This young rapper and production whiz has an ego the size of Kanye West - and he's still only 20.

The thing is, he could just live up to his own hype - and the growing noise around his production and music-making prowess that has him tipped as the next big thing to arise out of the underground.

There's his chest-beating alias for a start, even though his real name, Tyler Okonma, has a certain star quality to it too. He also has the backing of his confrontational rap collective Odd Future (short for Odd Future Wolf Gang Kill Them All). Charming stuff from such young chaps.

Then there's the lippy lyrics and rhymes of the Los Angeles' native's songs, about everything from being an over achiever and having his lewd ways with the ladies, to eating cockroaches and fantasising about a savage and bloody attack on pop upstart Bruno Mars.

He's prolific too, and as well as producing a number of other artists, Goblin is the menacing little whipper snapper's second album following his self-released and well-received debut Bastard in 2009.

So all this makes him worthy of being rap latest braggart. Not that Goblin is your typical hip-hop fodder from the West Coast. It takes some getting used to. Tyler is mean and scary. But while he raps a lot about puerile nonsense, and it's riddled with profanity and sexist bravado, his rhymes are clever and executed with sinister grace.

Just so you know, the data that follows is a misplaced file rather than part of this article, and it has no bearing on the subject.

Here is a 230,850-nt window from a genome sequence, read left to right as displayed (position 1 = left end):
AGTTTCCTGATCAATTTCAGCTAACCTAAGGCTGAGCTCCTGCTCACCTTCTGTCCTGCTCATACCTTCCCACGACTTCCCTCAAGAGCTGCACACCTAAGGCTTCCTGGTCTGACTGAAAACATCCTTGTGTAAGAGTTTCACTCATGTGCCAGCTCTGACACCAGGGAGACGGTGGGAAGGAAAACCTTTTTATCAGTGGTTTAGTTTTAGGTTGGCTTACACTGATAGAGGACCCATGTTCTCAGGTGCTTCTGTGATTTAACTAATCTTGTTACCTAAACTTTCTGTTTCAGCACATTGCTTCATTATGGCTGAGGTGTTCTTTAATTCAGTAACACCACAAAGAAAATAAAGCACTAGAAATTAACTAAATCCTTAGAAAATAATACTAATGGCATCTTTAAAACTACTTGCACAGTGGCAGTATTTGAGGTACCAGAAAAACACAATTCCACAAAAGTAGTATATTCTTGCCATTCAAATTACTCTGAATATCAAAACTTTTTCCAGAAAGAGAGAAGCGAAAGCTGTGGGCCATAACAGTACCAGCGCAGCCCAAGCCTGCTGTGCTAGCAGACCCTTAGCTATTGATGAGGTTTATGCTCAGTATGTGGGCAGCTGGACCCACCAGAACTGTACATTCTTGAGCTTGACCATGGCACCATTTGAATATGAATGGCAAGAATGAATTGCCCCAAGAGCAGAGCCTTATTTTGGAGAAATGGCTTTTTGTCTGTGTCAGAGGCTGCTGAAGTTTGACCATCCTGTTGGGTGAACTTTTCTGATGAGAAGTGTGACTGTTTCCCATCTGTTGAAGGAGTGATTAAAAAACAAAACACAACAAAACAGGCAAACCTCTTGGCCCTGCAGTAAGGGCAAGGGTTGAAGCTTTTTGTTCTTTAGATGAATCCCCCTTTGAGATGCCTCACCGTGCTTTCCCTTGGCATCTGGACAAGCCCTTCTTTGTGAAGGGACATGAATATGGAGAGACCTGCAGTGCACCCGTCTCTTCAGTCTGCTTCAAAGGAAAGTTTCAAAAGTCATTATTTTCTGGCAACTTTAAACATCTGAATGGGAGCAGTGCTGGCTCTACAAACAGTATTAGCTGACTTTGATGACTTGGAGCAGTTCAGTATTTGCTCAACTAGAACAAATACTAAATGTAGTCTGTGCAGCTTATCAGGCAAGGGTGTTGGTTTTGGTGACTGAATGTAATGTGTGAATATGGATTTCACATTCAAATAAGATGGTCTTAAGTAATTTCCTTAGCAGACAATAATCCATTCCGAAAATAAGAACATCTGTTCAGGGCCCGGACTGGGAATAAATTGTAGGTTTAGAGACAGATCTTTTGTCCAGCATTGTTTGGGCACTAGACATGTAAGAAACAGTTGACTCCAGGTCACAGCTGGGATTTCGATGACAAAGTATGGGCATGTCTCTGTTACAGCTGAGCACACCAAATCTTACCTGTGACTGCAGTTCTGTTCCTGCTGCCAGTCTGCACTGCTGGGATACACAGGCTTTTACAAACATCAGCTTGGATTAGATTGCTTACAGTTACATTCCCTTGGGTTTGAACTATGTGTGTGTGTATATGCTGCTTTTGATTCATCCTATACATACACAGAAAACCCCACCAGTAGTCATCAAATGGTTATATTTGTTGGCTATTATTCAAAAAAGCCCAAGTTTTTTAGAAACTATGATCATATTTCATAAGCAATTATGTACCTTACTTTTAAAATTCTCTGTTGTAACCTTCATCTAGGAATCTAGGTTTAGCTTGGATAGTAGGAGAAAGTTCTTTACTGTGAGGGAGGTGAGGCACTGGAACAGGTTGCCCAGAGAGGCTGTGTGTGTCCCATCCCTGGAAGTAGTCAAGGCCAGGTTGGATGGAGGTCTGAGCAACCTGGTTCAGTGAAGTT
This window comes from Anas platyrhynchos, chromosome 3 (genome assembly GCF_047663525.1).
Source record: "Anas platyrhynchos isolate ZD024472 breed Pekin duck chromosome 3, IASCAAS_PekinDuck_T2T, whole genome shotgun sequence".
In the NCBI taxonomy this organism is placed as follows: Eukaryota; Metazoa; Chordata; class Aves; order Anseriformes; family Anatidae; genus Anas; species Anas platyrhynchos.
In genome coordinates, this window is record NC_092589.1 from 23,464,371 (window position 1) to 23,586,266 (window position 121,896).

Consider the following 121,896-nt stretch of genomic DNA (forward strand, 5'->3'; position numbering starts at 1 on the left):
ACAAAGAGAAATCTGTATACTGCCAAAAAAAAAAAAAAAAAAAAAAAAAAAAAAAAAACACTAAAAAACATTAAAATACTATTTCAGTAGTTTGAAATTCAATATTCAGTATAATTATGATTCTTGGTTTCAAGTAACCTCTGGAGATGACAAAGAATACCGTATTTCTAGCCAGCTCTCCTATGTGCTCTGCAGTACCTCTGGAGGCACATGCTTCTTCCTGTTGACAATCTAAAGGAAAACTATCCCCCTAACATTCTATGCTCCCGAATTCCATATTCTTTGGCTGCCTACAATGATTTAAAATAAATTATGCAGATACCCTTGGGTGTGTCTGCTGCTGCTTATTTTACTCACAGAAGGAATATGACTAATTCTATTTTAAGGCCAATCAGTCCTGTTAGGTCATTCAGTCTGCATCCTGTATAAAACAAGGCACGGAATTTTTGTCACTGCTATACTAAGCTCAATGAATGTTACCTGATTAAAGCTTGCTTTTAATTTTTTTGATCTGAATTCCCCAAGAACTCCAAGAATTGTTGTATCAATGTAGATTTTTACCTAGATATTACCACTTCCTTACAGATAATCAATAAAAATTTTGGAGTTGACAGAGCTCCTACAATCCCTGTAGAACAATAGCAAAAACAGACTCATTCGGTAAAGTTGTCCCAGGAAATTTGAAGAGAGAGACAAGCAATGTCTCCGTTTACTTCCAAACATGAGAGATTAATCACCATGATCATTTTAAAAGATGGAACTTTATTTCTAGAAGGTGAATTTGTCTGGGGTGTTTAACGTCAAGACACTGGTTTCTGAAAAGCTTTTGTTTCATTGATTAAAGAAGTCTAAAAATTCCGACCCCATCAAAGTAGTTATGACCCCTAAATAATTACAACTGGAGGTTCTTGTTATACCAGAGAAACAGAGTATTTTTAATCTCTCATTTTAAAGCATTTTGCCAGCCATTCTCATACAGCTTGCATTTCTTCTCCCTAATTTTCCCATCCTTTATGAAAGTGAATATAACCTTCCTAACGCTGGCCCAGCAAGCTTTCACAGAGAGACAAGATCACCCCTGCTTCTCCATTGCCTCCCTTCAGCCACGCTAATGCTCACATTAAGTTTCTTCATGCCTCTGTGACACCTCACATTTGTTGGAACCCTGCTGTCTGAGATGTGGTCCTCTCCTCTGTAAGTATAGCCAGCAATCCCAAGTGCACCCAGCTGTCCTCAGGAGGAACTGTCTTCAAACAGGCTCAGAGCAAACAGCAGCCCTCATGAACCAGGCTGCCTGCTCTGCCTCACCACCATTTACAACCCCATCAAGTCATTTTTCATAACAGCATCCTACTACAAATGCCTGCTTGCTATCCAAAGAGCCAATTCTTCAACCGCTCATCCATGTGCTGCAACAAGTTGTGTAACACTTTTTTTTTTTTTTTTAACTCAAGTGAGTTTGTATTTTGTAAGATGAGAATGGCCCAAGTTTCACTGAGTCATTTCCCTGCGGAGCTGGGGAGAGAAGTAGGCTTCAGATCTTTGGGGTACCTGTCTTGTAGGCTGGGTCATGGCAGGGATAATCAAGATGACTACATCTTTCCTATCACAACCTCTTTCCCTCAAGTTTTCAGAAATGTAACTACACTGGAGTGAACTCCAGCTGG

He also has a funny bone, albeit a twisted one, like on the introduction to Radicals where he warns kids not to do anything he says in the song - "It's fiction," he sneers - before he proceeds to condone burning things, leaving school, and far more extreme and dodgy behaviour.

Musically Tyler's production is down beat with a suffocating minimalism to it and the sonic lope of Tron Cat is liable to turn your ears, and brain, inside out.

Another element that adds to the album's menace is that Tyler has many - often ominous - voices going round in his head, and throughout Goblin he's in talks with his "fictional" therapist Dr. TC.. The guest vocalists lighten the tone a little with Odd Future's Frank Ocean providing some especially, er, tender moments on She and Fish with his Prince-like soul singing.

Last track Golden, backed by an eerie choral choir and ragged thudding beats, is a haunting set up for what brilliant terror Tyler might subject the world to in the future.

So be afraid, be very afraid. But for those up for some confronting, unnerving and inventive music young Tyler is your man.